Online Research Seminars – Hydrology 4

Following last week’s Biogeosciences Annual General Meeting, we are pleased to announce the final Hydrology session for this Friday, August 28 starting at 2:30 pm eastern time. I invite you to follow the series on our Facebook, Twitter and/or LinkedIn pages for the latest information.

To attend this week’s research talks, please join via this link:
Passcode: 938442

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Webinar ID: 830 8110 6141
Passcode: 938442
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This week’s research talks include:

“Using stable water isotopes to examine streamwater contributions in agricultural catchments”
Speaker: Larissa Gospodyn
Affiliation: Ryerson University (student talk)
Time: 2:35 pm – 2:50 pm EDT
Session: Catchment hydrological and biogeochemical behaviour in human-dominated landscapes
This study looks at both annual streamwater contributions and event-scale contributions across three agricultural catchments in Southern Ontario with varying soil types and tile drainage presence. Understanding the dominant annual water contributions can improve water management, but understanding the age of event water is especially useful when implementing nutrient management strategies.

“Exploring variations in concentration-discharge relationships across watersheds in Ontario”
Speaker: Georgina Kaltenecker
Affiliation: University of Toronto (student talk)
Time: 2:50 pm – 3:05 pm EDT
Session: Catchment hydrological and biogeochemical behaviour in human-dominated landscapes
Understanding the relationship between chemical concentrations (i.e. stream water quality) and flow at a broad regional scale may provide insight into factors that contribute to the mobilization and transport of chemicals to tributaries. In this study, we analyzed concentration-discharge (C-Q) relationships for eight water quality parameters using long-term stream water quality and quantity records along a gradient of watershed types across Ontario. Our findings indicate that the nature of this relationship can change at a certain flow threshold. Our study also examines whether watershed characteristics (including physiography and land use) explain the variation in C-Q patterns found. Findings from this study will advance our understanding of the interplay between catchment characteristics and hydrochemistry.

“Hydrological and landscape controls on total and methylmercury export in undisturbed boreal forest headwater catchments”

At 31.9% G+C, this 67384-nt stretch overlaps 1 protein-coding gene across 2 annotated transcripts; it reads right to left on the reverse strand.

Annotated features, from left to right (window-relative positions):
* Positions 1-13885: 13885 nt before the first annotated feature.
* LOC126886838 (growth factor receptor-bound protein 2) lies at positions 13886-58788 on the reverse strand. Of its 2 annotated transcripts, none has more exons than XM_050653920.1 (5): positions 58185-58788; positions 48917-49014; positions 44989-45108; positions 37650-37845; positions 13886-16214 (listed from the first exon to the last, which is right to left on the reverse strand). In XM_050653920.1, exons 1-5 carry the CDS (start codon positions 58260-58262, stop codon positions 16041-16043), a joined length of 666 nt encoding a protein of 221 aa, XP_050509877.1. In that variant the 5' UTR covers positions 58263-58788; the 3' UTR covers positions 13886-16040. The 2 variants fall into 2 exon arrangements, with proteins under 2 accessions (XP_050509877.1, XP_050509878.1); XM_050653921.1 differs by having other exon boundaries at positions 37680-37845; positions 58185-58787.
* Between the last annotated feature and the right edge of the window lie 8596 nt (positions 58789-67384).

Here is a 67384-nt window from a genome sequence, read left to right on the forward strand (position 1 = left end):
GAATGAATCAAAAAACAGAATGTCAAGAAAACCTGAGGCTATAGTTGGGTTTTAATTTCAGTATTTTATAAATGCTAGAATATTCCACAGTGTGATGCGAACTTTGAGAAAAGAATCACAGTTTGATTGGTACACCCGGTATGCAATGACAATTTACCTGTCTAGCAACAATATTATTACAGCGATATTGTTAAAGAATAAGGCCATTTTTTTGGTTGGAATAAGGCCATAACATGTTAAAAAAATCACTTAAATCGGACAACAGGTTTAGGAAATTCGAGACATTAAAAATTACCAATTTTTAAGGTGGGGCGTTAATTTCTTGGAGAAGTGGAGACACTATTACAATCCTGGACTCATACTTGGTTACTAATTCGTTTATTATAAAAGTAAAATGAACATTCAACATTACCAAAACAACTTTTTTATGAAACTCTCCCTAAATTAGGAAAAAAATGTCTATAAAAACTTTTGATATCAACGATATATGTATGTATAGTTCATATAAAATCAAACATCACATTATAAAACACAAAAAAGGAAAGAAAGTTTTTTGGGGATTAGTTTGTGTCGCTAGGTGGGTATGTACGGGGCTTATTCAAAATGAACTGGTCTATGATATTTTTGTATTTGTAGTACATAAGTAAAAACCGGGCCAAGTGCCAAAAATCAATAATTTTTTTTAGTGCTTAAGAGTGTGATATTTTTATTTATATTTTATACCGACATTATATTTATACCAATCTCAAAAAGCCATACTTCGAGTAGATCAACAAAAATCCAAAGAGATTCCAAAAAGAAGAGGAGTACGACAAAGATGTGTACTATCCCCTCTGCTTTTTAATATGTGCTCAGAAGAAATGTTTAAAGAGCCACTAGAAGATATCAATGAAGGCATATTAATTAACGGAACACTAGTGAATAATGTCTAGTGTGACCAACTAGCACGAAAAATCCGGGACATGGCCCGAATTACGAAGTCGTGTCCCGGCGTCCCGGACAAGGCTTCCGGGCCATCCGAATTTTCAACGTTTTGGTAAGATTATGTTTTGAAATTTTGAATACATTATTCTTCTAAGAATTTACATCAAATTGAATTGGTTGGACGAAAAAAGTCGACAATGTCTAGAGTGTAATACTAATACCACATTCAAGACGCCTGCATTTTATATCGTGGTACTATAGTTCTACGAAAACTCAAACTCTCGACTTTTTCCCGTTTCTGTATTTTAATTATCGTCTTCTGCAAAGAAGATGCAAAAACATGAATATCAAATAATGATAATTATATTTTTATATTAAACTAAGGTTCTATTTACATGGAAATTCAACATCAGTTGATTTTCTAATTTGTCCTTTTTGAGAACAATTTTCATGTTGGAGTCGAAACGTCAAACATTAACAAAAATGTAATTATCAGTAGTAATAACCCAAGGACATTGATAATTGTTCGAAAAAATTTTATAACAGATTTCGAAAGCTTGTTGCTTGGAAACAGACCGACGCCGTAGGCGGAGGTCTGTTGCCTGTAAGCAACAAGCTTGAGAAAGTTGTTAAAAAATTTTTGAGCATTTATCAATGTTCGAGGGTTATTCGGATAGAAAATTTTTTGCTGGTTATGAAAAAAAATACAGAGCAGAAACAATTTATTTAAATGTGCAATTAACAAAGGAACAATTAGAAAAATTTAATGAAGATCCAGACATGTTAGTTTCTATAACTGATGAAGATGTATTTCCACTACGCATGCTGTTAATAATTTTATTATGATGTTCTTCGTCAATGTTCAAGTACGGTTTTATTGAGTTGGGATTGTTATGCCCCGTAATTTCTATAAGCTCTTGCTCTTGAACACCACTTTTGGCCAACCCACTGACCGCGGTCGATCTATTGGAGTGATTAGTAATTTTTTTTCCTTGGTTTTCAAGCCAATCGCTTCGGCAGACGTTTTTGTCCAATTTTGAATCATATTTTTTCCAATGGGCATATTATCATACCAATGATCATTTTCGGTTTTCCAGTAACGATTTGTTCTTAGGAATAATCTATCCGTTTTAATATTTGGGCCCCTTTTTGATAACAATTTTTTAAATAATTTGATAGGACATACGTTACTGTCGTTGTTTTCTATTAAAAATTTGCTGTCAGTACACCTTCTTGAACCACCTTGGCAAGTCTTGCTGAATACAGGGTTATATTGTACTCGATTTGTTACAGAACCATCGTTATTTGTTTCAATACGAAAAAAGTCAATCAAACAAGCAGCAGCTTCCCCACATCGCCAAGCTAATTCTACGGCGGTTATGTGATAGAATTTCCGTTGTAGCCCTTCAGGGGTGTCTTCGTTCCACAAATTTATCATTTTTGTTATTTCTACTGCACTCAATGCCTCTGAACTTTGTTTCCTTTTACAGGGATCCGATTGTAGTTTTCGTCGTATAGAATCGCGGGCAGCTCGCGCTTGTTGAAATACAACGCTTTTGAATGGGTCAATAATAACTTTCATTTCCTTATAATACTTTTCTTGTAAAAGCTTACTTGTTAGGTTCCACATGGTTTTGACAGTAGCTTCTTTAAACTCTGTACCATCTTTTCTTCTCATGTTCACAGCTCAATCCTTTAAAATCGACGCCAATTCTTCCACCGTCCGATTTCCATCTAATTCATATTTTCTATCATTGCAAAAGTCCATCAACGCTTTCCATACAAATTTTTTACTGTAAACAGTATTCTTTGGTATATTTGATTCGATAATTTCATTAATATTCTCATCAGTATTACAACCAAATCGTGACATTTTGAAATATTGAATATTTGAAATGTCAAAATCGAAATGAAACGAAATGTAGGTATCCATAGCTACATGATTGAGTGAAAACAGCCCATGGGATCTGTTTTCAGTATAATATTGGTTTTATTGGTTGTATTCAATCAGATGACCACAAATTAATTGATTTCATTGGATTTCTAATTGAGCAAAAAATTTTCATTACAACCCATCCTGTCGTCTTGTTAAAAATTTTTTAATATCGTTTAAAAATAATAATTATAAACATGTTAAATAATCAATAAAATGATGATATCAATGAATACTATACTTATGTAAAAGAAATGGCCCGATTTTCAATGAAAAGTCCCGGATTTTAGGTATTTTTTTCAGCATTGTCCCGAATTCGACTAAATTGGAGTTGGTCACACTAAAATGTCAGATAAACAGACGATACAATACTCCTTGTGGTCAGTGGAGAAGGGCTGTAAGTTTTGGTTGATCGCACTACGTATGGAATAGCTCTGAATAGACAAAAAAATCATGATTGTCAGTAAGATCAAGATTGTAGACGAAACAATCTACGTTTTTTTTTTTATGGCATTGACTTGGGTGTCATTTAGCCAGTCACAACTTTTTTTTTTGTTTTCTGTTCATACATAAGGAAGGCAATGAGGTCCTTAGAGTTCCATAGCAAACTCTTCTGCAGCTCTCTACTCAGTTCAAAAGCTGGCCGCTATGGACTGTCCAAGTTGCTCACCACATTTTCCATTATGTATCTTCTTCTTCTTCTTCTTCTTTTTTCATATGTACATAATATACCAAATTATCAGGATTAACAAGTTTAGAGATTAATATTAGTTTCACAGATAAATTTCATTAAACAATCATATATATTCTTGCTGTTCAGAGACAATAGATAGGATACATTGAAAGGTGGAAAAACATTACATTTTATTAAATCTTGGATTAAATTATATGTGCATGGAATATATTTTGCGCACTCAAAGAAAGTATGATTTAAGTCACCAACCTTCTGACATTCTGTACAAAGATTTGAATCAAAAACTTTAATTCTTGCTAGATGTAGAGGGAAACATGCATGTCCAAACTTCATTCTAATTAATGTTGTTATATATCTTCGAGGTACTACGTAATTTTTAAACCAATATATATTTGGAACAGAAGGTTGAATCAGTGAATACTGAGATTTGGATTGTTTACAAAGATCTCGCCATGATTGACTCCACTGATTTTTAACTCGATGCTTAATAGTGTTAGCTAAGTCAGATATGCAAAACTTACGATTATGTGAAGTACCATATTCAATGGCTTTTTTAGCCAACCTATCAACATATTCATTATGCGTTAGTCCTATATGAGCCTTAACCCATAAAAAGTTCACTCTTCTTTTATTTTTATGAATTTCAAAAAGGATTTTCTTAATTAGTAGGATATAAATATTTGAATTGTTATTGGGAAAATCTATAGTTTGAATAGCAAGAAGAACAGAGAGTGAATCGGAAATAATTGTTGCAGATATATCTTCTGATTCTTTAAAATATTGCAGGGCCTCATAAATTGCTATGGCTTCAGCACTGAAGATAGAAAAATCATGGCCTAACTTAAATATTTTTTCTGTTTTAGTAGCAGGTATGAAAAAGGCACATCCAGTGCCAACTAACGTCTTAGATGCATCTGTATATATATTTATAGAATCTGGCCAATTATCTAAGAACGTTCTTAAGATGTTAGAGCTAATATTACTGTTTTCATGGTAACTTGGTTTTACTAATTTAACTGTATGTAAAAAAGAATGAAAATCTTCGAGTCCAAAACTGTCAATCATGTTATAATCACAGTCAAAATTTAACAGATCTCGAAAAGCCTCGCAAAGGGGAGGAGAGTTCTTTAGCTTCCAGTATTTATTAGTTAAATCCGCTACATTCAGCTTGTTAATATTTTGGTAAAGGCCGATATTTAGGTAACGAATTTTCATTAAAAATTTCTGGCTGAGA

Speaker: Wai Ying Lam
Affiliation: University of Toronto Scarborough (student talk)
Time: 3:05 pm – 3:20 pm EDT
Session: Catchment hydrological and biogeochemical behaviour in human-dominated landscapes
We examined mercury export in 14 headwater streams and found that patterns in mercury concentration were regional according to land cover and soil type. Understanding variations in mercury export under undisturbed conditions helps us more accurately assess how boreal watersheds may be impacted by natural and anthropogenic disturbances.

“Hydrologic and Water Isotope Characterization of three mesoscale Precambrian Shield watersheds in Ontario, Canada”
Speaker: Arghavan Tafvizi
Affiliation: Laurentian University (student talk)
Time: 3:20 pm – 3:35 pm EDT
Session: Coupled representation of natural-human water systems: Integration of land and hydrological processes into socioeconomic decisions
We investigated the spatial and temporal variability of hydrologic processes across three Boreal Shield watersheds (27 river catchments) through observed variation in stable isotopes (and discharge) in relation to a regional stable isotope framework and assessed the influence of landscape characteristics in the three watersheds (Sturgeon River, French River and Muskoka River) located in central and northeastern Ontario, Canada. Overall, this study aimed to improve the understanding of variability in hydrological processes in mesoscale, Boreal Shield watersheds.

“After six years, what do we know about the hydrological functioning of the recently constructed Sandhill Fen Watershed in Canada’s Athabasca oil sands?”
Speaker: Kelly Biagi
Affiliation: McMaster University (student talk)
Time: 3:35 pm – 3:50 pm EDT
Session: Rebuilding the Critical Zone: Hydrological and biogeochemical developments of reclaimed landscapes
– High water tables, degraded peat and elevated salinity are considerable barriers to the long-term success of constructed peatlands in the Athabasca oil sands region
– Results suggest that the constructed Sandhill Fen Watershed is transitioning away from a fen-peatland which will impact its long-term success

“Effects of Mixed Landuse on Total Phosphorus Transport in a Canadian Shield River”
Speaker: April James
Affiliation: Nipissing University
Time: 3:50 pm – 4:05 pm EDT
Session: Catchment hydrological and biogeochemical behaviour in human-dominated landscapes
We investigated seasonal and annual total phosphorus loading for a mixed landuse mesoscale Canadian shield watershed using a surrogate modeling approach based on turbidity and discharge. TP loads from the Wasi river in northeastern Ontario are heaviest during spring freshet and autumn, similar to other humid, cold-climate regions in the U.S. and Scandinavia, and ranged from 0.15-0.31 kg/ha/yr. Annual loads were significantly higher than undisturbed forested catchments, but were not as high as heavily agricultural watersheds. This study characterizes a watershed type and size that has limited representation in the current scientific literature and is anticipated to be useful to regional land managers tasked with water source protection.